You understand the component parts of Trail measurements? start there..
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Old 06-19-18, 06:22 PM
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Originally Posted by Abu Mahendra View Post
What folding bikes specifically--make and model--did you ride that did not handle well?
I have a Novara folding bike that I especially dislike. I don't know the model. Also a Kent ultra-lightweight one (magnesium frame) that handles poorly, strange seat tube angle. I've also ridden several of the older ones, Raleigh Twenty, Raleigh RSW 16, and was not impressed. Moulton F-frame (though not a folding bike) also very twitchy. Of course those designs are very old and obsolete.

I've ridden a couple of Dahons that rode well enough, but I didn't like the way they fold, and their proprietary parts made it difficult or impossible to change the way they fold. I take my folding bike on a commuter train on which there is a very specific place where I can store the folded bike conveniently, and if a bike doesn't fit there, I have to modify it until it does. The Dahons I looked at did not give me any options to modify anything

Re your comments about Yan / Downtube: is this speculation, or do you have first hand information? I have neither, am merely reporting what I was told.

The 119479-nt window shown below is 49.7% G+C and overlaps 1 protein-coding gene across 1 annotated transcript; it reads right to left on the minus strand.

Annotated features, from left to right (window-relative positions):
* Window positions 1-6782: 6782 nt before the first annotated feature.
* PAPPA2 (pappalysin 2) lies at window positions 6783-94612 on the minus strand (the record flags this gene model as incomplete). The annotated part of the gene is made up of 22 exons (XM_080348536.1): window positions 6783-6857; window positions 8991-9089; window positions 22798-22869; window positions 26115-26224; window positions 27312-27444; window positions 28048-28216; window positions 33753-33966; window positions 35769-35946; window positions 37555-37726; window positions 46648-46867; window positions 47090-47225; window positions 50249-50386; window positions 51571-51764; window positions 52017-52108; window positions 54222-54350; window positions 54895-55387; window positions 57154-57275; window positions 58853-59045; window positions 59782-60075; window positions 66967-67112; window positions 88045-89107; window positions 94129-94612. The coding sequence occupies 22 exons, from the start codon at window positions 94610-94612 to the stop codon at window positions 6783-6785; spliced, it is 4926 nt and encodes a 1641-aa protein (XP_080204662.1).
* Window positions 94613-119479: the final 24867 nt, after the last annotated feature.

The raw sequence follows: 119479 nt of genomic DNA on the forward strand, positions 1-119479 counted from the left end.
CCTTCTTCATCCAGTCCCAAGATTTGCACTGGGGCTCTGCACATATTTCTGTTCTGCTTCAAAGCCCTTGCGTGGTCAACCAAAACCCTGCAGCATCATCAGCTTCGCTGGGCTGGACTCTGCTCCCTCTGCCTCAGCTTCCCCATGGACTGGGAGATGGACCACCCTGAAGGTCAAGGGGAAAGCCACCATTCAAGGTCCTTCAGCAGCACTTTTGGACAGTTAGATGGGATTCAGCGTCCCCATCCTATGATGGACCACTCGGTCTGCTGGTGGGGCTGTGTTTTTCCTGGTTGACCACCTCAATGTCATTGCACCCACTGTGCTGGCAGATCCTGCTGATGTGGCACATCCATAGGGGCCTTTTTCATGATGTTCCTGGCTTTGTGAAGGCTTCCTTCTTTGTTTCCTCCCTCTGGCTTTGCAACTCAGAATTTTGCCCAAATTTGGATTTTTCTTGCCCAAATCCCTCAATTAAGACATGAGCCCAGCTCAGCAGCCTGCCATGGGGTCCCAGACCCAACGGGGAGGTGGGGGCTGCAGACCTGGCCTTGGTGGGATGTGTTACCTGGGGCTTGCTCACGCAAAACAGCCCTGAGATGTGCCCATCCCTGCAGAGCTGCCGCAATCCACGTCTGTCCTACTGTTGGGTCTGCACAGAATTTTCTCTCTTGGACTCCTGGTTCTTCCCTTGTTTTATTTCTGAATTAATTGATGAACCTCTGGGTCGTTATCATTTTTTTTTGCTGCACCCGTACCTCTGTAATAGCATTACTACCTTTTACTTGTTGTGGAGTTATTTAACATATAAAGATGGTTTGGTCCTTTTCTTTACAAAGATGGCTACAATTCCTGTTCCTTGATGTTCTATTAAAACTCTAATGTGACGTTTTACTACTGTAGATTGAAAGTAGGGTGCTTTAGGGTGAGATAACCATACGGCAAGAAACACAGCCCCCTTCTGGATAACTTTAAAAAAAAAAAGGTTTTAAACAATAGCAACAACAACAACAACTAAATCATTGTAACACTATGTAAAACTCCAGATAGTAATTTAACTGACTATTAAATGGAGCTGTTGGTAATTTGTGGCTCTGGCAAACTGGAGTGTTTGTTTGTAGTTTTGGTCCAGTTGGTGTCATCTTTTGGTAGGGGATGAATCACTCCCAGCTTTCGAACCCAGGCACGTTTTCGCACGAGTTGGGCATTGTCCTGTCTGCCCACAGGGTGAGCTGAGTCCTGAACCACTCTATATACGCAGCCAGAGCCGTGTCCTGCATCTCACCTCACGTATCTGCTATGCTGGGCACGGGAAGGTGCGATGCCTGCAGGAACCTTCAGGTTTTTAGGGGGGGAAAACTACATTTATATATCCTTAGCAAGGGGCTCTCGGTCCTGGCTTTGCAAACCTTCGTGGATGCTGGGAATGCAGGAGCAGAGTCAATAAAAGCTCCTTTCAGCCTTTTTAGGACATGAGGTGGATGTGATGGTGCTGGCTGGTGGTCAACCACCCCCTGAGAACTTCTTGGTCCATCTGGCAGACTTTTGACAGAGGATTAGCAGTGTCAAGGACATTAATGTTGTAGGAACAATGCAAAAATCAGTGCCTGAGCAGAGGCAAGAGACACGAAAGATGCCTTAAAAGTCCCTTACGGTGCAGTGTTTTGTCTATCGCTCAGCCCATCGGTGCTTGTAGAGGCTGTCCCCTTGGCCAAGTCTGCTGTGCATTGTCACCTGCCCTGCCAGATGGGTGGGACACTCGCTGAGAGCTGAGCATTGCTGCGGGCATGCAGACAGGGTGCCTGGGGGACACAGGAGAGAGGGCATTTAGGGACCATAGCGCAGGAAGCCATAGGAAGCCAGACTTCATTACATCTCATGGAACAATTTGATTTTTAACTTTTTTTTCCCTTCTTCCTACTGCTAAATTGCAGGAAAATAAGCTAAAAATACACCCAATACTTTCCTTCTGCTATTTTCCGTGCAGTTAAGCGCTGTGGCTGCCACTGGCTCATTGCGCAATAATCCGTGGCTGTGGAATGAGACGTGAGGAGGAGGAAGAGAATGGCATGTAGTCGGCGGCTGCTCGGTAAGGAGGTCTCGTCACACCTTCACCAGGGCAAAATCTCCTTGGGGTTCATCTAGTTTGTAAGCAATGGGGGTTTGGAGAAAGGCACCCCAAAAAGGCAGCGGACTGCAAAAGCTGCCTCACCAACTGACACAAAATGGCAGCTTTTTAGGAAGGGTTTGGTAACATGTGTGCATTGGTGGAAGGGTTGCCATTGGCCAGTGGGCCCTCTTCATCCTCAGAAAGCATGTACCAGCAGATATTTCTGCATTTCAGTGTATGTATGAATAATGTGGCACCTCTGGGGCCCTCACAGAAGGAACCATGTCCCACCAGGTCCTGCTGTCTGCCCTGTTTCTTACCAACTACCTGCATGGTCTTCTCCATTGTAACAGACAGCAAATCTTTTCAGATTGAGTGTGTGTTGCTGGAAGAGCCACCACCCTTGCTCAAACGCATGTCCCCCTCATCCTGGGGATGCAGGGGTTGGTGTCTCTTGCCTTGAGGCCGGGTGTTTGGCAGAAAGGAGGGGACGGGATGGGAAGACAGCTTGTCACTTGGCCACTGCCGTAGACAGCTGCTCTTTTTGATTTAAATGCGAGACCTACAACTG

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Old 06-19-18, 06:32 PM
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Originally Posted by rhm View Post
I have a Novara folding bike that I especially dislike. Also a Kent ultra-lightweight one (magnesium frame) that handles poorly. r've also ridden several of the older ones, Raleigh Twenty, Raleigh RSW 16, and was not impressed. Moulton F-frame (though not a folding bike) also very twitchy.

Re your comments about Yan / Downtube: is this speculation, or do you have first hand information? I have neither, am merely reporting what I was told.
Novara, Kent and Raleigh. Not exactly the paragons of or the makes that come to mind in popular, contemporary folding bikes. If we talk mainstream modern, we'll be talking about Dahon, Tern, Brompton, Bike Friday, Pacific Cycles, Tyrell, FSIR, Crius, FnHon, etc. Let's talk mainstream, let's talk modern.

In public and in private Yann has never characterized himself as a bike designer. Chess champion, math professor, bike brand owner, delivery boy, yogi, yes. Bike designer, no. Downtube seeks to fill a particular niche and price point in the market. That price point and the likely volume he moves probably means that he does not design the bikes from scratch. Most likely, as I said before, he picks from a long catalog of existing designs held by large bike manufacturing companies in China. No need to re-invent the wheel, really. That would drive up cost, and he prides himself in keeping costs low. So, it is neither first-hand information, nor speculation, but rather a thoughtful analysis.
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Old 06-19-18, 06:47 PM
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Originally Posted by Abu Mahendra View Post
Novara, Kent and Raleigh. Not exactly the paragons of or the makes that come to mind in popular, contemporary folding bikes. If we talk mainstream modern, we'll be talking about Dahon, Tern, Brompton, Bike Friday, Pacific Cycles, Tyrell, FSIR, Crius, FnHon, etc. Let's talk mainstream, let's talk modern.